By Leigh Hartman

U.S. researchers are adapting new vaccine technology used to fight the COVID-19 pandemic to develop vaccines against other diseases, including HIV/AIDS.

Messenger RNA (mRNA) vaccines developed by U.S. firms, the U.S. government and international partners have proven 95% effective in preventing COVID-19 in clinical testing. Rather than use a weakened form of the virus, mRNA vaccines use a virus’ genetic code to trigger an immune response.

Now U.S. researchers are using mRNA technology, based on a 2005 discovery at the University of Pennsylvania, to develop vaccines against numerous other diseases that affect millions of people worldwide, including HIV/AIDS, Zika and the flu.

“We believe we have a unique opportunity to develop new vaccines against viruses hurting people around the world,” said Stéphane Bancel, Chief Executive Officer of Moderna, based in Cambridge, Massachusetts. “With our mRNA vaccines, we believe we have an opportunity to have a profound impact on human health.”

In partnership with the U.S. National Institutes of Health (NIH), Moderna is beginning clinical trials this year on an mRNA vaccine against HIV/AIDS, which affects more 37 million people worldwide. The U.S. government’s far-reaching efforts to end HIV/AIDS include PEPFAR’s $85 billion investment in the global response to the disease since 2003.

Pfizer, headquartered in New York, has announced plans with German producer BioNTech to jointly develop an mRNA vaccine against influenza. The two companies partnered in producing an mRNA vaccine for COVID-19.

Staff from various labs in Jamaica receive training on HIV rapid testing through PEPFAR. (CDC)

Staff from various labs in Jamaica receive training on HIV rapid testing through PEPFAR. (CDC)

The United States has a long history of developing vaccines. Jonas Salk, an American physician, discovered a vaccine for polio in 1955, leading to the near eradication of the disease that once paralyzed hundreds of thousands of children annually.

Measles killed an estimated 2.6 million people globally each year before John Enders, an American scientist, developed a vaccine in 1963. Measles cases have fallen dramatically with roughly 142,000 deaths globally in 2018, according to the CDC.

As soon as the COVID-19 outbreak began, U.S. researchers at Moderna, NIH and the pharmaceutical firm Pfizer, in partnership with the German company BioNTech, began work on mRNA vaccines. In June, President Biden said the United States would purchase 500 million doses of Pfizer-BioNTech’s mRNA COVID-19 vaccine to donate to other countries.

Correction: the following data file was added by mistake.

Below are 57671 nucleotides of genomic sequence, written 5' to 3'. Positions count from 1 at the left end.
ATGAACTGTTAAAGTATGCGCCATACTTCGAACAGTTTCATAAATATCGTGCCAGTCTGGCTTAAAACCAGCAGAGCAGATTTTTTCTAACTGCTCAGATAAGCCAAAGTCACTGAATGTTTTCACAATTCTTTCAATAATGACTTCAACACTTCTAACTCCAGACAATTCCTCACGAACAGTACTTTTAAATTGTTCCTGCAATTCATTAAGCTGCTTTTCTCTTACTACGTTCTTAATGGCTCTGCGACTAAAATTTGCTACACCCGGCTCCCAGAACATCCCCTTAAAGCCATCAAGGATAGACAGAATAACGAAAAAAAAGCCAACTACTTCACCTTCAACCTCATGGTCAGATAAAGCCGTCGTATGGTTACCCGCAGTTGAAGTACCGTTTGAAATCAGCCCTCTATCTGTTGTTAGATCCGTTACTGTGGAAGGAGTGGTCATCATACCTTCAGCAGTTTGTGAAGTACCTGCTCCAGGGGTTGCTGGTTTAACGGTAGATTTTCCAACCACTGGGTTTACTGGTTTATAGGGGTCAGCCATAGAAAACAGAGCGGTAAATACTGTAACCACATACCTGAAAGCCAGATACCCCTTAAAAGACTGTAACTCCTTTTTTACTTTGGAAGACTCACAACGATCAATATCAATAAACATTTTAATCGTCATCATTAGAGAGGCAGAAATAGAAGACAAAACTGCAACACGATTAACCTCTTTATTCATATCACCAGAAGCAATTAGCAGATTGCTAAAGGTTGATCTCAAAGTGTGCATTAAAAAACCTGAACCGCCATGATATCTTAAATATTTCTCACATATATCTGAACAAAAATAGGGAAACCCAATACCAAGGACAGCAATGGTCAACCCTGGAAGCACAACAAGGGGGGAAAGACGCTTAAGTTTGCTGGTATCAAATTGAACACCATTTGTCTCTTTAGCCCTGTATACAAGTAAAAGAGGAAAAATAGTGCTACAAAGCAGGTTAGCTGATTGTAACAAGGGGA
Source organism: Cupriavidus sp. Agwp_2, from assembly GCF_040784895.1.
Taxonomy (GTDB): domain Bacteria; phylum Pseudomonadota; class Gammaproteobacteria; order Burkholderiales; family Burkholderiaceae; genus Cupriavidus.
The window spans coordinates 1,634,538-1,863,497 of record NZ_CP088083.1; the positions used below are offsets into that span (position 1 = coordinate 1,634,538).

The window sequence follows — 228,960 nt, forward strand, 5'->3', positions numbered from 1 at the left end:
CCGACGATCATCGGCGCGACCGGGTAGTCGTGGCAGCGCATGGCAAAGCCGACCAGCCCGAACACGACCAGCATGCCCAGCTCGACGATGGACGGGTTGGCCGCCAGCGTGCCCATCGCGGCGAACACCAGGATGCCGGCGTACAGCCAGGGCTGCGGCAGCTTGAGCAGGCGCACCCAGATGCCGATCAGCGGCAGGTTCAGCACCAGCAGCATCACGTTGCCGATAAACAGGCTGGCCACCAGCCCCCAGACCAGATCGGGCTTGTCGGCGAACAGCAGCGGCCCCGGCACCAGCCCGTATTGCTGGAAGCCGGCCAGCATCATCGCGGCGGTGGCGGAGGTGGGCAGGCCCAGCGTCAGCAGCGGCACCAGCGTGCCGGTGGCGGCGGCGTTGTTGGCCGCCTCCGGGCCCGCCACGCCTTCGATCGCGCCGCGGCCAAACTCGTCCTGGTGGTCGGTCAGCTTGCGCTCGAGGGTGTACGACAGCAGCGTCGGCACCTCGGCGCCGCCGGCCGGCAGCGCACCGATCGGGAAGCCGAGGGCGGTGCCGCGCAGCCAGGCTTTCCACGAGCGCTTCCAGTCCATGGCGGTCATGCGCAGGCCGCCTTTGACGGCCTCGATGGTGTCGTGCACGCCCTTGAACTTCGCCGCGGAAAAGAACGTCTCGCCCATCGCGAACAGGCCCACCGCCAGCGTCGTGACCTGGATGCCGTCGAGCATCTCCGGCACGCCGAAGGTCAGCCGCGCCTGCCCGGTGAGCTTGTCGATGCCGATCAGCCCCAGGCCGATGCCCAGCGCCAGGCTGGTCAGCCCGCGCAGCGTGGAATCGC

The mRNA technology advanced during the race to end COVID-19 is informing research on vaccines and treatments for numerous other illnesses.

“Generally, the only thing that changes from one potential mRNA medicine to another is the coding region,” Moderna says on its website, referring to a vaccine component that targets the virus in the body.

Other U.S. firms working on groundbreaking mRNA vaccines and treatments include Gritstone Oncology and Gilead Sciences’ collaboration on a vaccine against HIV, and Kernel Biologics’ development of an mRNA-based therapeutic for cancer. Translate Bio is testing a treatment for cystic fibrosis, while Arcturus Therapeutics is developing mRNA vaccines for the flu and COVID-19, as well as therapeutics for cystic fibrosis and liver disease.

Dr. Anthony Fauci, director of the National Institute of Allergy and Infectious Disease and chief medical adviser to the president, said June 22 that the success of mRNA vaccines against COVID-19 “is absolutely going to put us a step ahead with other infections.”

“We have been able to show the extraordinary power [of mRNA] vaccine platform technology,” Fauci said.

Banner image: New mRNA vaccines have the potential to revolutionize the fights against diseases like HIV/AIDS, Zika and influenza. (© Shutterstock)